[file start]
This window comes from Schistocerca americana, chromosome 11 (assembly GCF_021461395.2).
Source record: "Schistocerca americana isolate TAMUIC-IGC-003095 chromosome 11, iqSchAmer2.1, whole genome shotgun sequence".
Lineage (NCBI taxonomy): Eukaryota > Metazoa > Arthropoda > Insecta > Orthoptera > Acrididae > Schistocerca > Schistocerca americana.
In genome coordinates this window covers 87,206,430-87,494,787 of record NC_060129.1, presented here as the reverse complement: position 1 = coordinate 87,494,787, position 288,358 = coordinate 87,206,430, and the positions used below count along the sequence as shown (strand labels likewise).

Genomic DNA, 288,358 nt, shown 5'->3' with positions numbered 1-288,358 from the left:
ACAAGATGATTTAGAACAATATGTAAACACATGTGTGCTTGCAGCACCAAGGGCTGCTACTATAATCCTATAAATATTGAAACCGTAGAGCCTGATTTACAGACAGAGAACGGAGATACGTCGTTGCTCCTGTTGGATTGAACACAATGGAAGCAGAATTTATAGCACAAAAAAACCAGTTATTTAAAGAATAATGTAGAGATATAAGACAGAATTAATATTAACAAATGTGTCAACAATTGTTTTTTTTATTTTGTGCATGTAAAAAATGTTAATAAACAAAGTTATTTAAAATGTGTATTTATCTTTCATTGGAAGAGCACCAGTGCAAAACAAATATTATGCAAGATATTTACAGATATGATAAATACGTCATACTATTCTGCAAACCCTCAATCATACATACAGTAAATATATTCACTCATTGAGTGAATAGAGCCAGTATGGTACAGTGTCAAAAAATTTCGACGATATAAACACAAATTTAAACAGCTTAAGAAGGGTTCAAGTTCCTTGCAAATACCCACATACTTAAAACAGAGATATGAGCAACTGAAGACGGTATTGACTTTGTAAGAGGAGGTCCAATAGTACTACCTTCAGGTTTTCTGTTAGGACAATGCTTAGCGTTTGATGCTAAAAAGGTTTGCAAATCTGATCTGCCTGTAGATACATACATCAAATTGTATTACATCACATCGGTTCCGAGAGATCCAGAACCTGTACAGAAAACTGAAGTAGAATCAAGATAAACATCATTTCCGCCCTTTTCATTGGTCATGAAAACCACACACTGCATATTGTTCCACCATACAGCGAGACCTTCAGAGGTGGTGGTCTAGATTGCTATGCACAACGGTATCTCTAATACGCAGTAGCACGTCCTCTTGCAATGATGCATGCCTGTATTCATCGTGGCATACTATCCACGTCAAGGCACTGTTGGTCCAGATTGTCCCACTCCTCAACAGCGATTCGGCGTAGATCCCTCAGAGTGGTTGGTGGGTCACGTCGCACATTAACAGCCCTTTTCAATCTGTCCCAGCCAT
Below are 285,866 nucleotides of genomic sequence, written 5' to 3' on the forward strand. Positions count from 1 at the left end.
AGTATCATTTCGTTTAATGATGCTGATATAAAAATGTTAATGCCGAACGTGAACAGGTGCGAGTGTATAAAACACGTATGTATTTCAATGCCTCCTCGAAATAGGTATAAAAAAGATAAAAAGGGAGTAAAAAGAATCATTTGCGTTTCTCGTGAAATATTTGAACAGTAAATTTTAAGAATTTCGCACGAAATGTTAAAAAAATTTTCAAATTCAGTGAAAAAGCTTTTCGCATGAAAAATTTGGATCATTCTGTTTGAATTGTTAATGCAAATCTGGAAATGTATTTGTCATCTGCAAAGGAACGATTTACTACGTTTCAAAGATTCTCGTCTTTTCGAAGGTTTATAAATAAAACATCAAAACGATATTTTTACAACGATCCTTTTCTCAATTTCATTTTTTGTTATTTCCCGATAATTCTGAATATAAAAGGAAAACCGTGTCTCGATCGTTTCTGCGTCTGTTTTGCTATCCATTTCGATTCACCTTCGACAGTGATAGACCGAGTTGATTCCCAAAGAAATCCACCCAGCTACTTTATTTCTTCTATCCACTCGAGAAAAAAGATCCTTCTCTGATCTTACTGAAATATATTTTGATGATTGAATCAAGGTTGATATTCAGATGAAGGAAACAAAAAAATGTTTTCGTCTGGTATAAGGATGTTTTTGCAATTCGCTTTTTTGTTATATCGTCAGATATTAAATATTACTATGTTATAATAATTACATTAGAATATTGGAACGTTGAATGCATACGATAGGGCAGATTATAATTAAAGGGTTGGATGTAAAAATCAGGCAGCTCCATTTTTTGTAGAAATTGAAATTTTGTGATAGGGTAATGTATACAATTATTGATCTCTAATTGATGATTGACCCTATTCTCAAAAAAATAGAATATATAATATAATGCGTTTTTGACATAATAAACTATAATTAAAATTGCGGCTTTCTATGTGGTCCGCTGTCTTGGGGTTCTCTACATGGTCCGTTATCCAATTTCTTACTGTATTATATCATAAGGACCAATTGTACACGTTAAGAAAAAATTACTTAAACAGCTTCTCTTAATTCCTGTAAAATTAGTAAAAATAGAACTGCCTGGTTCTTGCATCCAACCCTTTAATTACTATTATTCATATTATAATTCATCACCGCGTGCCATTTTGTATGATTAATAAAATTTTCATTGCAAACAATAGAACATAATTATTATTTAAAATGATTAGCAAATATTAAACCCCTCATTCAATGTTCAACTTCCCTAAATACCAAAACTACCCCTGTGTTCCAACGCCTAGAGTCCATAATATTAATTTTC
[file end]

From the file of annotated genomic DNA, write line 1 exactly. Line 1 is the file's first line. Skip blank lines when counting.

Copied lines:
This window comes from Schistocerca americana, chromosome 11 (assembly GCF_021461395.2).